These rising costs have been exacerbated by foreigners, particularly northern Europeans, buying second homes here. A study by Barclays Bank found that more than 50 percent of second-home owners in Spain are foreigners, mainly British, followed by the Germans and French. It also found that one in every four newly built homes in Spain is purchased by a foreigner, many of which are around Barcelona and the Costa Brava.
Of course, this crisis has been in the making for several years. Many residents trace the start of the first small rises back to the early Nineties. “In my experience, the 1992 Olympics put Barcelona on the map, and so it was no longer the well-kept secret I had enjoyed since 1986,” said English resident Simon Davies. “Without doubt, the subsequent arrival of more tourists from countries where salaries are higher and currencies are stronger encouraged prices to be hiked up.”
It was, however, the introduction of the euro in 1999 that most pinpoint as the moment when prices really started to shoot through the roof. “The turning point in terms of Barcelona getting really expensive was definitely the introduction of the euro,” he said. “There’s something in the psyche of going from large units to smaller units whereby the new prices in smaller figures don’t seem expensive. Then the complicated exchange rate didn’t help—which encouraged unscrupulous increases.”
The changeover to the euro was particularly noticeable in the prices of everyday items. Many residents recall the pre-euro days when a cup of coffee cost no more than half a euro and can now cost upwards of two euros in the more touristy areas.
However, Gaietà Farràs, president of the Gremio de Restaurantes de Barcelona, said the prices in the city’s bars and restaurants are still reasonable. “It is the euro that has been responsible for price rises in recent years. Still, Barcelona has some of the lowest prices of the major European cities, and the value for money still remains very high.”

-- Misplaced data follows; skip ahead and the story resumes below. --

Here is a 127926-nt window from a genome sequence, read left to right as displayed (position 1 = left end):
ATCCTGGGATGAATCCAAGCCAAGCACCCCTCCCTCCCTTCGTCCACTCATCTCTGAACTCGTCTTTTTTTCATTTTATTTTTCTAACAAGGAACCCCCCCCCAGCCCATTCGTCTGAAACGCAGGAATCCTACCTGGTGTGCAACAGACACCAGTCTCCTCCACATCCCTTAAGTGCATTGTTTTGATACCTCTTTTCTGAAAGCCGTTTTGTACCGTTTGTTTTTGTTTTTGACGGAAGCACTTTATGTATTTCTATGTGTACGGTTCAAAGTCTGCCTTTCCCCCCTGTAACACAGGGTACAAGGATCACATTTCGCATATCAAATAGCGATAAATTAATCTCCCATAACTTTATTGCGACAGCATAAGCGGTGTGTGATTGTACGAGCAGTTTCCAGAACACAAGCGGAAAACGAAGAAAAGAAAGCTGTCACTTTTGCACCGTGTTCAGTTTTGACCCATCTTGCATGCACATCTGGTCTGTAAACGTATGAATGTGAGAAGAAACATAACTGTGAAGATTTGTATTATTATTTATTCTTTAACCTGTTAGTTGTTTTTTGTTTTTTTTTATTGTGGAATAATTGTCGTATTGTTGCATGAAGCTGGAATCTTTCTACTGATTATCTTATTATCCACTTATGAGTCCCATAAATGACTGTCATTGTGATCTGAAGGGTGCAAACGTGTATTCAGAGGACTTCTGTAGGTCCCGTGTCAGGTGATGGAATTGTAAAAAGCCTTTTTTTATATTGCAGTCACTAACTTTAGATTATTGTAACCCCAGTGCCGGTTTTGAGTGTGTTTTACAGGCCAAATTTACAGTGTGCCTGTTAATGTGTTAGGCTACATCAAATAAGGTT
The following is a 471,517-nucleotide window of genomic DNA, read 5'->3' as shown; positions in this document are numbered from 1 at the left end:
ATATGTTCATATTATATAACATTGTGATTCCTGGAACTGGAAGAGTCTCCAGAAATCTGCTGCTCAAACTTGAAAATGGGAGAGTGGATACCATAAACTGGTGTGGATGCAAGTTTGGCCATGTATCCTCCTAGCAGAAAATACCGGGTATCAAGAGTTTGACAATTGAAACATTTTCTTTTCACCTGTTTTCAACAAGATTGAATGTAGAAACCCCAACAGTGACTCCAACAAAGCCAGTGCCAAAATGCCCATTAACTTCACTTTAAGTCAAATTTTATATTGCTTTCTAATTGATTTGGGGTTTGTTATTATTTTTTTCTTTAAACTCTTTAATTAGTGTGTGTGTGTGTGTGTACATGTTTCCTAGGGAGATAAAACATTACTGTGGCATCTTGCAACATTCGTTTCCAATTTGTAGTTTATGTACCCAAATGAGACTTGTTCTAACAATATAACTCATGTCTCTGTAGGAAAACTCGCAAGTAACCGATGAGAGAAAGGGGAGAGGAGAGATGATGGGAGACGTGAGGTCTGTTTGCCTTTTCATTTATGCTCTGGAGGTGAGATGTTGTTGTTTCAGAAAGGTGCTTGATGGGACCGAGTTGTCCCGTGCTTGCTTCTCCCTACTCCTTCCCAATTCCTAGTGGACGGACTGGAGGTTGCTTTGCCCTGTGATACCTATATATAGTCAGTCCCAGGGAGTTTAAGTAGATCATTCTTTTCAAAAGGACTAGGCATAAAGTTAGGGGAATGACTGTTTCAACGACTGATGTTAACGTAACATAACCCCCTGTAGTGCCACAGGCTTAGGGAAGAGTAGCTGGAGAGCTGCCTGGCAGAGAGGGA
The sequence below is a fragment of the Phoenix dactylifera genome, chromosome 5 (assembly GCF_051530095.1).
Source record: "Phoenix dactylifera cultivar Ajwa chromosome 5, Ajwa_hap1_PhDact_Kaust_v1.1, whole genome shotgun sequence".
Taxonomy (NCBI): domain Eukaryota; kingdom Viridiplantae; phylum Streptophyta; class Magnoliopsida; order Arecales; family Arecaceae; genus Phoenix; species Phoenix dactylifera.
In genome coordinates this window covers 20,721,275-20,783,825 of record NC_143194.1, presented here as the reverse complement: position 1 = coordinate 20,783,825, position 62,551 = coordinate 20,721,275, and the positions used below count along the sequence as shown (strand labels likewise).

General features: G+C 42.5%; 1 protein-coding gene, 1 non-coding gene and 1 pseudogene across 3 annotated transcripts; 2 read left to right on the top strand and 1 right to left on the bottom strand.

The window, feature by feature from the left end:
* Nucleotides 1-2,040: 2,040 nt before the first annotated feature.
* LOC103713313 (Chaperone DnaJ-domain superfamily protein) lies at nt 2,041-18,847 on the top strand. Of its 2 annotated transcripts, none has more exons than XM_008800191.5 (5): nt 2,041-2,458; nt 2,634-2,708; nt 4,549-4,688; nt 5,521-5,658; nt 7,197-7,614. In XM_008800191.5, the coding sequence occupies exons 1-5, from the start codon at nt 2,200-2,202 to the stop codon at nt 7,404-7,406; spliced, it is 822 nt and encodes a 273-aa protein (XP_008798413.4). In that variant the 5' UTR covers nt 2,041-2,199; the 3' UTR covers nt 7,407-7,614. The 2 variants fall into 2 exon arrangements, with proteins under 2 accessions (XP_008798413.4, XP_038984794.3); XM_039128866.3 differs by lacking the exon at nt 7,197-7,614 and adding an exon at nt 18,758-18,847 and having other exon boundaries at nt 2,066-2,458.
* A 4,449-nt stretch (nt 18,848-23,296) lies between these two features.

Part of the problem is that Barcelona has simply been a victim of its own success. Investment in the Olympics rejuvenated the once dour port and the installation of a man-made beach has given the city much more tourist appeal. The subsequent discovery of Barcelona on the international map has left magazines ranging from Newsweek to Wallpaper clamouring to declare Barcelona the ‘coolest’ city in Europe. “I think it’s a general fashion-conscious glamorous bandwagon, and Barcelona has become an ‘in’ place for the last few years. This has attracted a massive influx of people—everything from tourists to trade fairs,” said Davies.
Tourism in particular has certainly seen a massive increase. The Barcelona Tourist Board estimates that almost 30 million people will visit this year—almost a 40-percent increase from 2000. Trade fairs have also brought huge amounts of money into the city. The Fira de Barcelona, the main exhibition centre, hosts 75 percent of Spain’s trade fairs, with an estimated 3.5 million visitors last year.
How much longer residents will tolerate this escalating state of affairs remains to be seen, but with youth movements emerging such as 'No tendrás casa en tu puta vida' (You’ll never be able to afford a home in your whole damned life) it seems the existing situation has already gone too far for some.
Ballooning costs; How much did prices rise between 2000-2006?
Hotels and accommodation 24.8 percent
Medical services 21.7 percent
Technology -32.3 percent
Restaurants, cafes, bars 27.1 percent
Home rental 24.1 percent
Food 23.5 percent
Tobacco 27.2 percent
Transport 29.9 percent